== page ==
In 1923, Marlene Dietrich married Rudolf Sieber, a film professional who helped her land a part in Tragedy of Love (1923). The couple welcomed their only child, Maria, the following year. They later separated but never divorced.
Even though Dietrich married only once, she had an unending string of affairs throughout her career. She had affairs with actors Gary Cooper and James Stewart. Marlene was in a relationship with writer Erich Maria Remarque, from 1938 to 1941. Almost at the same time, she was having an affair with the French actor Jean Gabin. Cuban-American writer Mercedes de Acosta was also one of her lovers. With actor Yul Brynner, her affair lasted more than a decade. She also claimed to have had affairs with George Bernard Shaw, John F. Kennedy, and John Wayne.
Career and Works
Dietrich’s earliest professional stage appearances were as a chorus girl on tour with Guido Thielscher’s Girl-Kabarett vaudeville-style entertainments, and in Rudolf Nelson revues in Berlin. In 1922, Dietrich auditioned unsuccessfully for theatrical director and impresario Max Reinhardt’s drama academy; however, she soon found herself working in his theatres as a chorus girl and playing small roles in dramas. She did not attract any special attention at first. She made her film debut playing a bit part in the film The Little Napoleon (1923).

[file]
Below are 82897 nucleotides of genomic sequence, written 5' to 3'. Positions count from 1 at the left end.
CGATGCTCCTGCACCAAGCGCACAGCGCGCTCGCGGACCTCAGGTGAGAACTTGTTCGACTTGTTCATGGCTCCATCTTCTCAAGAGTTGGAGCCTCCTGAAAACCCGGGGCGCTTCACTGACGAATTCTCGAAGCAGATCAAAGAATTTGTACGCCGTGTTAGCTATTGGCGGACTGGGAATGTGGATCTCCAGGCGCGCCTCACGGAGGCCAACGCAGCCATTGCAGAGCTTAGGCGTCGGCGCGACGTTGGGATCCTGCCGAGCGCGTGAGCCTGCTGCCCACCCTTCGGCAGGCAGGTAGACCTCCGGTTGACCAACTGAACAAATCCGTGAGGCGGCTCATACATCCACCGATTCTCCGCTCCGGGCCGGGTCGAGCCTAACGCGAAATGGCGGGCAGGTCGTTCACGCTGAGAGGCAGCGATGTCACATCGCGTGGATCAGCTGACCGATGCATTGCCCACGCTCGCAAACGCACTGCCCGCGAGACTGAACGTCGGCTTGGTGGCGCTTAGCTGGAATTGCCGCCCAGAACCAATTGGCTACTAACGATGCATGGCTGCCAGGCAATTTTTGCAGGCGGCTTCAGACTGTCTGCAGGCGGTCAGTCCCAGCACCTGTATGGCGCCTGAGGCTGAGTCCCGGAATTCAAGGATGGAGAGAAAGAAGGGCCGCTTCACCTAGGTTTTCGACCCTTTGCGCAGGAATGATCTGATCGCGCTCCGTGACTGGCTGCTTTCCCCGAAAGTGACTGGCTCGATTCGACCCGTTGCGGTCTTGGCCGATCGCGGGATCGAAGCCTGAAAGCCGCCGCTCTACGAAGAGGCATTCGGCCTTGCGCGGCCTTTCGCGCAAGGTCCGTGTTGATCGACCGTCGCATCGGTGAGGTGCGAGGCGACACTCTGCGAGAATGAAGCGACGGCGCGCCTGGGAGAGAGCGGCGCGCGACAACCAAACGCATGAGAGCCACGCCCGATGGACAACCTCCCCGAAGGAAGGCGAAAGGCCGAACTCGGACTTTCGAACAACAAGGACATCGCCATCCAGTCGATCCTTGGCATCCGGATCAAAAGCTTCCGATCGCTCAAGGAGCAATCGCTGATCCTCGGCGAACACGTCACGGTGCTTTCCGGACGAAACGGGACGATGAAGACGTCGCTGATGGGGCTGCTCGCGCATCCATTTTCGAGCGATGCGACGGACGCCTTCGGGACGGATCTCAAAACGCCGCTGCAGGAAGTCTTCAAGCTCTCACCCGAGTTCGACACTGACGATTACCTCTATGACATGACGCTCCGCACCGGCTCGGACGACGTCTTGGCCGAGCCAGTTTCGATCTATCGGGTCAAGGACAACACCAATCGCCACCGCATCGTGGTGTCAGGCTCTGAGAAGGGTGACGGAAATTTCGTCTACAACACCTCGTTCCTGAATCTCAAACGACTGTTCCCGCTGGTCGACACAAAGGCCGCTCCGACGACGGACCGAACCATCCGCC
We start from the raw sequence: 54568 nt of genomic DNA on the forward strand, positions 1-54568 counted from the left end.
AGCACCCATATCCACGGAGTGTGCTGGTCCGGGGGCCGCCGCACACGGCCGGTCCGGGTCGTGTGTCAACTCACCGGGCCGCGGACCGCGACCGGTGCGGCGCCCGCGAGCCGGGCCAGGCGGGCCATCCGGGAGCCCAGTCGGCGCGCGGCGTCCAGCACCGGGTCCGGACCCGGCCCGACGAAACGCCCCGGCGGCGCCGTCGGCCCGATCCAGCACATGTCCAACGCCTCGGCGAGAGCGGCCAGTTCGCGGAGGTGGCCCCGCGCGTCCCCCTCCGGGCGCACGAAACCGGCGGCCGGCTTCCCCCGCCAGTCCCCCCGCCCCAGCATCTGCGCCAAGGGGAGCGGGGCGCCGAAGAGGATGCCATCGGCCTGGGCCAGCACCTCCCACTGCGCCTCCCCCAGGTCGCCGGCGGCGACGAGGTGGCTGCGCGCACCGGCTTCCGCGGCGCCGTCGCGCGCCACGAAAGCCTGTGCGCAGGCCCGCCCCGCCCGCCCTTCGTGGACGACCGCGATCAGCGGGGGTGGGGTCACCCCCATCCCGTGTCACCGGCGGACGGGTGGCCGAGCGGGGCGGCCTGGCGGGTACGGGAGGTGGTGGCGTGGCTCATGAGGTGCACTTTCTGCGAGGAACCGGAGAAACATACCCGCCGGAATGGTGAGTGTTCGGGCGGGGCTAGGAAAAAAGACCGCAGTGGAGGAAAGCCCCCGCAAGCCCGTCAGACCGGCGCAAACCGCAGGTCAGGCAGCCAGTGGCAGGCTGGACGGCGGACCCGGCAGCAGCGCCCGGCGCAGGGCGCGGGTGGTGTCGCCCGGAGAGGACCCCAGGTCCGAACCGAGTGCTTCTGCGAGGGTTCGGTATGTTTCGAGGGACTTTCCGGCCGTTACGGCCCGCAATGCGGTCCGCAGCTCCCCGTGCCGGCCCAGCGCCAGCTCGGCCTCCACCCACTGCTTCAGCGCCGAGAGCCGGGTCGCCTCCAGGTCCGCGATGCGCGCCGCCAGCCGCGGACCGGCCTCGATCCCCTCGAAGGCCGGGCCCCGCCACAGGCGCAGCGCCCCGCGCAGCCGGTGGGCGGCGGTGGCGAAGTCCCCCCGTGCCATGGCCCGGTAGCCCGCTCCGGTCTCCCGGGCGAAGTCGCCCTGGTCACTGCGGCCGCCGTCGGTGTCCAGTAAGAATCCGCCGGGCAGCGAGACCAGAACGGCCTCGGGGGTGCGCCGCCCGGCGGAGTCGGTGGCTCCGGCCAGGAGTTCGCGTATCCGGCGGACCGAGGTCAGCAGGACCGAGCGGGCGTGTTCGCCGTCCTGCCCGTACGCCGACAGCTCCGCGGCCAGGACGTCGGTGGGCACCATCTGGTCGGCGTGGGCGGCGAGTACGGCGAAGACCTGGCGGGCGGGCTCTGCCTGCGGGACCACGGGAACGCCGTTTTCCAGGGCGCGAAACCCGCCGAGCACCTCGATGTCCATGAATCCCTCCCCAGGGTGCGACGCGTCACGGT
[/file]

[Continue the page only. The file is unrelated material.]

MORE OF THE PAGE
During the 1920s, Dietrich performed in Vienna and Berlin, both on stage and films. Her remarkable stage shows include William Shakespeare’s ‘A Midsummer Night’s Dream’, George Bernard Shaw’s ‘Back to Methuselah’ and musicals like ‘Broadway’.
Her career in Germany began to take off in the late 1920s. Making film history, she was cast in Germany’s first talking picture Der Blaue Engel (1930) by Hollywood director Josef von Sternberg. An English language version, The Blue Angel, was also filmed using the same cast. With her sultry good looks and sophisticated manner, Dietrich was a natural for the role of Lola Lola, a nightclub dancer. The film follows the decline of a local professor who gives up everything to have a relationship with her character. A big hit, the film helped make Dietrich a star in the United States.